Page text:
Working together. Saving lives.


Fallen Soldier Donor Memorial Unveiling

RICHMOND, Va.–Corporal Benjamin S. Kopp, a member of the 75th Army Ranger Regiment, saved six of his comrades when his unit came under small arms attack by insurgents in Afghanistan.

Although mortally wounded, he saved four more lives back in the United States through his selfless gift of organ donation.

To honor Corporal Kopp and all other brave soldiers who became organ, tissue and eye donors, a Fallen Soldier Donor Memorial is being dedicated in the National Donor Memorial at the United Network for Organ Sharing. It honors members of our military, both present and past, who have made organ and tissue donation their last courageous act of service so that others may live long and healthy lives in a free and safe world.

The memorial has been nearly four years in the making. It was the idea of Gary Foxen, a lung recipient. Foxen met Corporal Kopp’s mother, Jill Stephenson, in 2011, when Kopp was honored as part of the annual Tournament of Roses Donate Life Float, an annual celebration of the gift of life also conceived by Foxen. The memorial is a gift from the OneLegacy Foundation, with additional support from Gary and Lois Foxen and a number of additional individual and corporate contributors.

Ann Walsh, the memorial’s sculptor, said she wanted it to be “abstract and ethereal,” so she decided to make the statue hollow and see-through. “The lines echo the natural growth in the garden,” she added.

About the event

The Fallen Soldier Donor Memorial statue will be unveiled in a ceremony on November 10 at 9 a.m. ET at the United Network for Organ Sharing in Richmond, Va., as will a companion plaque that will hang at Landstuhl Military Hospital in Germany.

Due to space constraints the ceremony is by invitation only. The public may watch the ceremony live on UNOS’ Facebook page.

Speakers: Corporal Benjamin S. Kopp’s mother, Jill Stephenson; Virginia Governor Terry McAuliffe; UNOS CEO Brian Shepard; OneLegacy Foundation CEO Thomas Mone; Dr. Guenter Kirste from Landstuhl; and Lois Foxen.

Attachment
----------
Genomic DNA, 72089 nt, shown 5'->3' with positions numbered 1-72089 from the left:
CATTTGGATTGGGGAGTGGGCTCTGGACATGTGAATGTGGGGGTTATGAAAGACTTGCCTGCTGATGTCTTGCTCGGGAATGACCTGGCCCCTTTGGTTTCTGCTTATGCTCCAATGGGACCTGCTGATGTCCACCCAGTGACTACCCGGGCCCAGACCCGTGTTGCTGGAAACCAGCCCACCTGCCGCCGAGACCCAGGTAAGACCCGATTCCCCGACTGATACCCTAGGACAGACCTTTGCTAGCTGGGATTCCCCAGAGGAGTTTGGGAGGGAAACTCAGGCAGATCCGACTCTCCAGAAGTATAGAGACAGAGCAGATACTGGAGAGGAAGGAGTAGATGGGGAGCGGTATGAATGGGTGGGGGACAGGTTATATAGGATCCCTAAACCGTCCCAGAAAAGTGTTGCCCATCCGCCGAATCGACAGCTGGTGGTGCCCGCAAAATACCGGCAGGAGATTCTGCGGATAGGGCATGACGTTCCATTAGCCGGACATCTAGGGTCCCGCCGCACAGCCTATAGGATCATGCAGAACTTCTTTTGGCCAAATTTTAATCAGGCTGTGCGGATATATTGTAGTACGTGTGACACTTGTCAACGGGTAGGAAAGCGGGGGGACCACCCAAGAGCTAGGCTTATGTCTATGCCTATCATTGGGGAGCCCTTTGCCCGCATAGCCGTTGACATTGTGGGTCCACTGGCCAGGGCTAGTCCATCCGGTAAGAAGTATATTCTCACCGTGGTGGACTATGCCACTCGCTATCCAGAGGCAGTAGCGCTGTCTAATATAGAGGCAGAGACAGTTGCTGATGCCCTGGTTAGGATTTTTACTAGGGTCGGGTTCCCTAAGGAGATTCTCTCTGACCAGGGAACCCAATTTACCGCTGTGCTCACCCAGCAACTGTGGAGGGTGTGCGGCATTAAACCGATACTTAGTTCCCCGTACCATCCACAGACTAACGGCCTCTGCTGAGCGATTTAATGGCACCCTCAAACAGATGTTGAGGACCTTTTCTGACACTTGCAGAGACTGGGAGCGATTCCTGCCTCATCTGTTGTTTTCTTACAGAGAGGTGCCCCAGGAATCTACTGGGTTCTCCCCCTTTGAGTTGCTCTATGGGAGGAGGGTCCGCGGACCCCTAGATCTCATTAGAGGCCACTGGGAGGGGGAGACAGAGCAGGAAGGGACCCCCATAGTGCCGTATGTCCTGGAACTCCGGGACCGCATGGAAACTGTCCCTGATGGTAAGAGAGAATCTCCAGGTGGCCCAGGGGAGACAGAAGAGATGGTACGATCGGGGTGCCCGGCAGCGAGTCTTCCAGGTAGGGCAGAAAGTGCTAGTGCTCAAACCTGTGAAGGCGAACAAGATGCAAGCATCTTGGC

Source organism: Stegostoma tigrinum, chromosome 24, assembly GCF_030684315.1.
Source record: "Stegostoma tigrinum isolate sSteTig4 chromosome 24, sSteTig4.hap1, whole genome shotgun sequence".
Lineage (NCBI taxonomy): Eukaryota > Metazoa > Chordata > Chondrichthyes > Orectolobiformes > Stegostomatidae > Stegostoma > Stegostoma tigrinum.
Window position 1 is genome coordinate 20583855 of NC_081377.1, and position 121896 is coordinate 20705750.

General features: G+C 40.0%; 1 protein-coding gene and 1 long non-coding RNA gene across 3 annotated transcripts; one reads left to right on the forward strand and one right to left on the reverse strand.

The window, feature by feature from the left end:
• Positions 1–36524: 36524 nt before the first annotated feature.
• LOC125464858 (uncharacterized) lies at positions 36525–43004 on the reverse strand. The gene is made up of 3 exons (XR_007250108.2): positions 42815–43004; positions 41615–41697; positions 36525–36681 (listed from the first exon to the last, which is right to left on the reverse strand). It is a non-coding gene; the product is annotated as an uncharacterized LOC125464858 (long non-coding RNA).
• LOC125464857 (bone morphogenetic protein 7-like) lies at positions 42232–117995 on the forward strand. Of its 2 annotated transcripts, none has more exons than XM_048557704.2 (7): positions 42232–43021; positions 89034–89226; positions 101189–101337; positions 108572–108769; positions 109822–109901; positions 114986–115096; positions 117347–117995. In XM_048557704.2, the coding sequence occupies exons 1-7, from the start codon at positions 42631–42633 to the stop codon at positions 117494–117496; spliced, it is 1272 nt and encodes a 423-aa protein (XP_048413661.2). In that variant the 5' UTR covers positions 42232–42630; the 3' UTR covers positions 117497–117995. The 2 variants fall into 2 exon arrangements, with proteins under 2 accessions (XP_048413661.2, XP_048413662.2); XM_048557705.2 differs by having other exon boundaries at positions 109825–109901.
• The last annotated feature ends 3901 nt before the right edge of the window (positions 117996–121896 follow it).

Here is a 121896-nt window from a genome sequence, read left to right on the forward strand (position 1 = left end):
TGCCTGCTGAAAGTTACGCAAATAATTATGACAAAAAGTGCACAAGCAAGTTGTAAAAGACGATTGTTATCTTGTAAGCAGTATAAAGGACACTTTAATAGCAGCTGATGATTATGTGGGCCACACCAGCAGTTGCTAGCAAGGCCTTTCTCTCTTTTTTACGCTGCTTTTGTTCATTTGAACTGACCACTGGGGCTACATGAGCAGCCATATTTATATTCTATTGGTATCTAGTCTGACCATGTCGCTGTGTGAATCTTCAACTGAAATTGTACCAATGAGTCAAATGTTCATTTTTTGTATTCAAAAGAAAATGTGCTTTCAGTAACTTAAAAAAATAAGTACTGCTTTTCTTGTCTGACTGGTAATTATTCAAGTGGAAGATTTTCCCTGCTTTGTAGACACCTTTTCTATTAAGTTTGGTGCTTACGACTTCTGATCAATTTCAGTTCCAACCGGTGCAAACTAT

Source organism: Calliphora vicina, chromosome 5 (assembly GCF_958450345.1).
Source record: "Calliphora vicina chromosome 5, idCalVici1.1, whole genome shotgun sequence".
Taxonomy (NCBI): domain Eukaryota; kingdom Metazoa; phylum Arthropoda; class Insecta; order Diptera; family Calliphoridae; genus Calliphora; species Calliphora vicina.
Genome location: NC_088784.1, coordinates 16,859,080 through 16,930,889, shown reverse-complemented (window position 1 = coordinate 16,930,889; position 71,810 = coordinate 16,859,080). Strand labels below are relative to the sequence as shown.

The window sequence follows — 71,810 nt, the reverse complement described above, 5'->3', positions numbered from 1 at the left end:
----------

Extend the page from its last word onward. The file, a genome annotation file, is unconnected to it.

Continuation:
About UNOS

United Network for Organ Sharing a private, nonprofit organization, unites and supports the organ donation and transplantation community nationwide through organ placement, research, technology, policy development and education. UNOS serves as the nation’s Organ Procurement and Transplantation Network under federal contract. As the OPTN, it matches lifesaving organs with people awaiting transplants nationwide.

About OneLegacy

As the largest organ, eye and tissue recovery organization in the world, OneLegacy serves more than 200 hospitals, 11 transplant centers, and a diverse population of nearly 20 million people throughout seven counties in Southern California.

‘Josh’s List’ Goes Viral

Videos on Facebook and YouTube go viral; it’s what they do. Remember the hilarious skateboarding bulldog a few years ago? To date, 22 million views. Pure joy. Or the cavorting baby goats? Nearly seven million views.

Videos with a message, not so much, unless, perhaps, the PSA is edgy or grisly. What comes first to mind is the blood-soaked “OMG L@@K OUT!” That one, which you’d think was directed by Quentin Tarantino, takes an unflinching look at the bloody results of texting and driving. After its release, five million views.

Now, there’s “Josh’s List”—neither funny nor grisly, but appealing and heart-warming—and within only 15 days, more than 10.3 million views across two Facebook versions, and more 181,000 shares.

Those are extraordinary numbers, especially when one considers that the PSA, released by UNOS, is its first national PSA in more than 20 years … and some of the talent and production were donated by people and agencies that simply believe in UNOS’ cause.